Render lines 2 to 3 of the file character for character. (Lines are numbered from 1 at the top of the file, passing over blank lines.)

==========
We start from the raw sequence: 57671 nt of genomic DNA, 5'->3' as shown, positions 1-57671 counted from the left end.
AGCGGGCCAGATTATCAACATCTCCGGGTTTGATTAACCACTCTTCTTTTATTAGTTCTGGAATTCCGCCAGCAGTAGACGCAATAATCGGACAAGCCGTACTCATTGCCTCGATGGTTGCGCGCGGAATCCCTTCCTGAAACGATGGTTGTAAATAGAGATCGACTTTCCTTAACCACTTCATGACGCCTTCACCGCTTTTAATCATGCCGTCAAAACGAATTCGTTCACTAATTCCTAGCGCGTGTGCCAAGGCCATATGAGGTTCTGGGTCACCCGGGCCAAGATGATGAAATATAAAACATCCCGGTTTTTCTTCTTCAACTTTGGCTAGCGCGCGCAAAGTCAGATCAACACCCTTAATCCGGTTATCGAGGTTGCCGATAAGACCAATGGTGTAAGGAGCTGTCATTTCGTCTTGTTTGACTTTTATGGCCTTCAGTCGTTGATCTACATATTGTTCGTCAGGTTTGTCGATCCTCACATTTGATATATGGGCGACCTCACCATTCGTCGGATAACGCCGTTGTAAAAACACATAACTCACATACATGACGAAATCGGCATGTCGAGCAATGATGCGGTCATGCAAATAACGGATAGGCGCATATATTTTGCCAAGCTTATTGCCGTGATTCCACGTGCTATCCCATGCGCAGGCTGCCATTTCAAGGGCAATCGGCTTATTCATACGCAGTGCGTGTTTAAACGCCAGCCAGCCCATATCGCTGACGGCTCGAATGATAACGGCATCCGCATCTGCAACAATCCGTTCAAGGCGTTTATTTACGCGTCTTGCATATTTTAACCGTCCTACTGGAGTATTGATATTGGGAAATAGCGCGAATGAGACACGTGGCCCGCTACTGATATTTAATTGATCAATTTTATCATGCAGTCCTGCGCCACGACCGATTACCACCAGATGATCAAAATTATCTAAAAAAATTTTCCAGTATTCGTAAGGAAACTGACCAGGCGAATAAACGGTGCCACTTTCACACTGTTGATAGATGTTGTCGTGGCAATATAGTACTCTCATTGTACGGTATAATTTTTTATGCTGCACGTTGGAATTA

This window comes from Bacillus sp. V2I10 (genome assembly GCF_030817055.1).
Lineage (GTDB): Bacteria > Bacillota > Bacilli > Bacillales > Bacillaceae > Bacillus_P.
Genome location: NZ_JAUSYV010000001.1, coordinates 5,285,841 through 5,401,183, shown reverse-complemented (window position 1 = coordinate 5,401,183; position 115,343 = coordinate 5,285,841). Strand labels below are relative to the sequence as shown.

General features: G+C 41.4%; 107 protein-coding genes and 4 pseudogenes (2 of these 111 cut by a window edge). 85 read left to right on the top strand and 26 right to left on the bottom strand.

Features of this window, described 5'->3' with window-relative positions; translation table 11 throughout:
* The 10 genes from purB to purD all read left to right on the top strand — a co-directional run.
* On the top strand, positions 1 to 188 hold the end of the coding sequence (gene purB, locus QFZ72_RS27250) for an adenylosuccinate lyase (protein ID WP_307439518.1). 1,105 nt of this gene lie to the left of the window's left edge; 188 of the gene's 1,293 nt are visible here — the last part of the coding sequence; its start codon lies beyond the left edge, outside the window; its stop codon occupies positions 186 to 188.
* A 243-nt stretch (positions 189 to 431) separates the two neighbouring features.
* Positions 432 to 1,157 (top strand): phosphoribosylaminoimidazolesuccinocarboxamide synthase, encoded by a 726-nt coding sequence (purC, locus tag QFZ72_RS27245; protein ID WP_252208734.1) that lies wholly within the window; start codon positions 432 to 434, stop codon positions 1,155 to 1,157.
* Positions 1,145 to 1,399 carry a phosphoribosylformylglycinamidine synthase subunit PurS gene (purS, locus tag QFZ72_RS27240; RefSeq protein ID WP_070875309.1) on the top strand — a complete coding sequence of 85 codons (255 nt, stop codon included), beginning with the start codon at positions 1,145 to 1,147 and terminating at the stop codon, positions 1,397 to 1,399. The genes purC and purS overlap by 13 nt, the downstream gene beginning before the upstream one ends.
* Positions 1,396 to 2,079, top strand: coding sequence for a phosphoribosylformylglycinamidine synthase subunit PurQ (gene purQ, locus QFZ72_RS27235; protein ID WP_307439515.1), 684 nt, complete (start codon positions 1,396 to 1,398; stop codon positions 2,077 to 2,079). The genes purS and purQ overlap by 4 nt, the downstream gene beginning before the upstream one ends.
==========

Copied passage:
AGCGGGCCAGATTATCAACATCTCCGGGTTTGATTAACCACTCTTCTTTTATTAGTTCTGGAATTCCGCCAGCAGTAGACGCAATAATCGGACAAGCCGTACTCATTGCCTCGATGGTTGCGCGCGGAATCCCTTCCTGAAACGATGGTTGTAAATAGAGATCGACTTTCCTTAACCACTTCATGACGCCTTCACCGCTTTTAATCATGCCGTCAAAACGAATTCGTTCACTAATTCCTAGCGCGTGTGCCAAGGCCATATGAGGTTCTGGGTCACCCGGGCCAAGATGATGAAATATAAAACATCCCGGTTTTTCTTCTTCAACTTTGGCTAGCGCGCGCAAAGTCAGATCAACACCCTTAATCCGGTTATCGAGGTTGCCGATAAGACCAATGGTGTAAGGAGCTGTCATTTCGTCTTGTTTGACTTTTATGGCCTTCAGTCGTTGATCTACATATTGTTCGTCAGGTTTGTCGATCCTCACATTTGATATATGGGCGACCTCACCATTCGTCGGATAACGCCGTTGTAAAAACACATAACTCACATACATGACGAAATCGGCATGTCGAGCAATGATGCGGTCATGCAAATAACGGATAGGCGCATATATTTTGCCAAGCTTATTGCCGTGATTCCACGTGCTATCCCATGCGCAGGCTGCCATTTCAAGGGCAATCGGCTTATTCATACGCAGTGCGTGTTTAAACGCCAGCCAGCCCATATCGCTGACGGCTCGAATGATAACGGCATCCGCATCTGCAACAATCCGTTCAAGGCGTTTATTTACGCGTCTTGCATATTTTAACCGTCCTACTGGAGTATTGATATTGGGAAATAGCGCGAATGAGACACGTGGCCCGCTACTGATATTTAATTGATCAATTTTATCATGCAGTCCTGCGCCACGACCGATTACCACCAGATGATCAAAATTATCTAAAAAAATTTTCCAGTATTCGTAAGGAAACTGACCAGGCGAATAAACGGTGCCACTTTCACACTGTTGATAGATGTTGTCGTGGCAATATAGTACTCTCATTGTACGGTATAATTTTTTATGCTGCACGTTGGAATTA

This window comes from Bacillus sp. V2I10 (genome assembly GCF_030817055.1).